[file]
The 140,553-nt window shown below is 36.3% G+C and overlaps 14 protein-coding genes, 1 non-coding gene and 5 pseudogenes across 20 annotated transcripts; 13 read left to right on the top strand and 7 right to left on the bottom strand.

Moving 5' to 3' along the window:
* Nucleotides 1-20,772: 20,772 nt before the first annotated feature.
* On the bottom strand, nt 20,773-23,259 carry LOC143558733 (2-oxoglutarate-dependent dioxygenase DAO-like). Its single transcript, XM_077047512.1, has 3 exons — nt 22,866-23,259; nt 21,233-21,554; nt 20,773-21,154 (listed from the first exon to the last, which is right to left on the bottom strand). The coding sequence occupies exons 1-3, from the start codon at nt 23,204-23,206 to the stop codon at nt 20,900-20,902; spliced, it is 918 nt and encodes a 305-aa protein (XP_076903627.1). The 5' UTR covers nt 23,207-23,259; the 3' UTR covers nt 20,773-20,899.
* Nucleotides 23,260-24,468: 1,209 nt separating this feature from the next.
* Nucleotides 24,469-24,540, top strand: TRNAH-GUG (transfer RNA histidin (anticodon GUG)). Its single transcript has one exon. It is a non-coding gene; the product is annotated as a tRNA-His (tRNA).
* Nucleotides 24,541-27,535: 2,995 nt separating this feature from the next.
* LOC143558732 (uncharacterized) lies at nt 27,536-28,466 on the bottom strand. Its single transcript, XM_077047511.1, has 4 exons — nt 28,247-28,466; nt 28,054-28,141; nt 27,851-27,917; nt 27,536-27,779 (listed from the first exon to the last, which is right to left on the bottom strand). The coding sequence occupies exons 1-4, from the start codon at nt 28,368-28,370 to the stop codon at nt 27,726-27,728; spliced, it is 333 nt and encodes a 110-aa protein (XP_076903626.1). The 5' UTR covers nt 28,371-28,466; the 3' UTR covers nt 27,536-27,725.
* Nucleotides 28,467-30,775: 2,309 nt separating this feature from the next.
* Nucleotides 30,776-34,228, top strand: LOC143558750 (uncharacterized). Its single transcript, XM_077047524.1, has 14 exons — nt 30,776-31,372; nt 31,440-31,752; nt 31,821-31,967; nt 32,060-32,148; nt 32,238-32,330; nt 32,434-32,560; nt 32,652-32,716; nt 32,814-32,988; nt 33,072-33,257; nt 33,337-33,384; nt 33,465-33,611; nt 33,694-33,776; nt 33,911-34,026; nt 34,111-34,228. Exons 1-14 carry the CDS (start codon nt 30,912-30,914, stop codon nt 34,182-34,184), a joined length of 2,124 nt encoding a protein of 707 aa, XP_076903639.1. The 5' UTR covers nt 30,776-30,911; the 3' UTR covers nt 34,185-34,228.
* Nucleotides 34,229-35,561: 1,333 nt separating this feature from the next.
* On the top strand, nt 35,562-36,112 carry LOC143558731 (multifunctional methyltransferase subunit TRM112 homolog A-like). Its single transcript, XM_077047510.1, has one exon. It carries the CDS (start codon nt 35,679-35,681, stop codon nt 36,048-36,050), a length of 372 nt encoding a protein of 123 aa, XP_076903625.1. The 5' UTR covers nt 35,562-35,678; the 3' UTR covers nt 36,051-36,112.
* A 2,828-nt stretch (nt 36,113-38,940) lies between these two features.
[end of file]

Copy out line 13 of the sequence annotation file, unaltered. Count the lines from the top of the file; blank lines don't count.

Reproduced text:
* A 2,828-nt stretch (nt 36,113-38,940) lies between these two features.